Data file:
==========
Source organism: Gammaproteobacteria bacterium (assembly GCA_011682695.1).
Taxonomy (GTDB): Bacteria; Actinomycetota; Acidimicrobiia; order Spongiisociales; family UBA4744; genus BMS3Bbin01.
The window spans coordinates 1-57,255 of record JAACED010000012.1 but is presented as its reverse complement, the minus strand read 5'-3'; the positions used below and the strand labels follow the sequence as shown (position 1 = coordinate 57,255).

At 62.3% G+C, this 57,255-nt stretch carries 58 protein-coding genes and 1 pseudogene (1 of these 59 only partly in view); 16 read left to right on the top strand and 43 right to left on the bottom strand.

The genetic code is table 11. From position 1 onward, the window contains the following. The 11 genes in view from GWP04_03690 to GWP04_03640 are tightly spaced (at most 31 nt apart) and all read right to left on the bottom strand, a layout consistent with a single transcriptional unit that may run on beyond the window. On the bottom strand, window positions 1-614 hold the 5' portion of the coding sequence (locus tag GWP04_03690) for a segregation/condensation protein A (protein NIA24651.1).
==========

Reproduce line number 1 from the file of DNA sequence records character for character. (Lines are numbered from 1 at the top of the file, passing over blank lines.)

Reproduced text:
Source organism: Gammaproteobacteria bacterium (assembly GCA_011682695.1).